A case has been filed in a jurisdiction which has no legal authority over me What would happen if I let it go to default judgment ? Would the default judgment be effective and legally binding? Could plaintiff collect?
4 Answers from Attorneys
It's valid and binding on you until you show that it is not. You have the responsibility of finding an attorney and properly challenging it.
Mr. Roach is correct. Legal proceedings are presumed valid until challenged, unless they are so patently invalid that the court rejects them without filing or processing them. Unlike European "civil law" procedure, the court does not undertake to inquire into and evaluate the case itself. It only rules on the case presented by both sides. If one side does not participate the court will rule in the other side's favor and that judgment will be binding until challenged. You should also be aware that jurisdiction is a lot trickier than you may think. It trips up many a first-year law student in Civil Procedure class. For example many states and even nations have "long arm" statutes that confer valid and legally binding jurisdiction well beyond their borders, and those statutes are usually acknowledged and enforced by all other states and many countries. So just because you think a jurisdiction has no authority over you doesn't mean that is correct.
I agree with Mr. Roach and Mr. McCormick. But since you haven't said which jurisdiction the case was filed in, we can't be more specific about what will happen or what you can or should do about it.
You should pay particular heed to Mr. McCormick's warning that the other state/country's court may have jurisdiction over you even though you believe it does not. You haven't explained why you believe this, so we can't say whether you're right. But this is a relatively complex area of the law. Laypeople who think they are not subject to a court's jurisdiction are often wrong.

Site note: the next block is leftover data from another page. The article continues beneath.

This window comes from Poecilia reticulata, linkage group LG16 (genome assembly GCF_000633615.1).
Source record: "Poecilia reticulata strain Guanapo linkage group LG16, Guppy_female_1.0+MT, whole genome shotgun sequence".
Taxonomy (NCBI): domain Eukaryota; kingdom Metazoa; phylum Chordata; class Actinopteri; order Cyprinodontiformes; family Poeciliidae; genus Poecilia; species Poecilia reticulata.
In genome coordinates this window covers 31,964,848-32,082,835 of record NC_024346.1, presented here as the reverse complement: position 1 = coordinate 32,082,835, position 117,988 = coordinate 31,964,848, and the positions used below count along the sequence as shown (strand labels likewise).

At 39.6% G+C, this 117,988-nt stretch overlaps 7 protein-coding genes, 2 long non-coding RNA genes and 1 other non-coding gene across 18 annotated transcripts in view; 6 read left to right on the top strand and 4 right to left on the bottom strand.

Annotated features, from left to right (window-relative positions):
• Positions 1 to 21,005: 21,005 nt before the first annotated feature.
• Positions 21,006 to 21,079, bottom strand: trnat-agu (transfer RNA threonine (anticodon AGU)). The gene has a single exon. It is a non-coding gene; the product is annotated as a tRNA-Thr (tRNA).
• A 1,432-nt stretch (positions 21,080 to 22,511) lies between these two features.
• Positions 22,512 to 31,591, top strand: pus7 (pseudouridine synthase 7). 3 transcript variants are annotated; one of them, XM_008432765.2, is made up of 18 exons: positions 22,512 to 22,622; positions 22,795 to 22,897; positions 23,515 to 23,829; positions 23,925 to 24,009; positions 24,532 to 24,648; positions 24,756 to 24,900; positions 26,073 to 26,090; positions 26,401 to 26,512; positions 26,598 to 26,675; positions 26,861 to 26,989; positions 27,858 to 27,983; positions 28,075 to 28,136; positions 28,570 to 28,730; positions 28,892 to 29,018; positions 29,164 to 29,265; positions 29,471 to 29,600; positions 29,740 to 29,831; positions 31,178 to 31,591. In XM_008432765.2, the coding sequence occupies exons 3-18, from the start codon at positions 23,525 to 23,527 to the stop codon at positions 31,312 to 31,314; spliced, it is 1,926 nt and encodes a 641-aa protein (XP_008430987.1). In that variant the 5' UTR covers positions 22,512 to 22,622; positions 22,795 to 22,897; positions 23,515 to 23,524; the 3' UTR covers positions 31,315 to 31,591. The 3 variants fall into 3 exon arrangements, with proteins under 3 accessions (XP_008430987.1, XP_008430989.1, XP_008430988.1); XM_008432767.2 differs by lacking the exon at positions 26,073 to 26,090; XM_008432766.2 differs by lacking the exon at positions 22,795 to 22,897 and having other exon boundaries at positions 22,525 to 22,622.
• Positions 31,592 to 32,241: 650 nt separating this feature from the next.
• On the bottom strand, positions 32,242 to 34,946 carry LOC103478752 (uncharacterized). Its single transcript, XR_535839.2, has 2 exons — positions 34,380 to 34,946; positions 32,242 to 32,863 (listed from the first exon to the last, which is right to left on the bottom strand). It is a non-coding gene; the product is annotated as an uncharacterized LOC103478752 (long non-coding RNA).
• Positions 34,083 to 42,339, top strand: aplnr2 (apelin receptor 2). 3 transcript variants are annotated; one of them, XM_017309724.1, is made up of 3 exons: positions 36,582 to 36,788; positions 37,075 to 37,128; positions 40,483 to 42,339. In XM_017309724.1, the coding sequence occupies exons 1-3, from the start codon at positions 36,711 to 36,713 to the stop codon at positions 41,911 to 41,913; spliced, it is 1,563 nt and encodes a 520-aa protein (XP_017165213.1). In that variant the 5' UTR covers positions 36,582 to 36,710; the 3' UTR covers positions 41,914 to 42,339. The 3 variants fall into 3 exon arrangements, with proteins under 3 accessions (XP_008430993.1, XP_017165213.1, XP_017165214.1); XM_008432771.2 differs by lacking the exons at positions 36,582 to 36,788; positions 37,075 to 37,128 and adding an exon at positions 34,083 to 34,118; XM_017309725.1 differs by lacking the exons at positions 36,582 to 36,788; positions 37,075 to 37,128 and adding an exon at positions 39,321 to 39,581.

Perhaps unnecessary to join the chorus, but the previous answers are sound. Not only is there some possibility that you are wrong about this court's jurisdiction, one must proactively challenge the court's jurisdiction. The only circumstance in which this might not be the case is if the court's lack of jurisdiction over you, personally, is because you haven't been served with process. Even then there would be some risk that the plaintiff would, perhaps in ignorance of the failure of service, file a proof of service and the proceeding would move forward. Don't risk a default judgment. Get a lawyer who practices in the jurisdiction where the suit is on file and make the necessary defense, possibly by answer, perhaps by demurrer.
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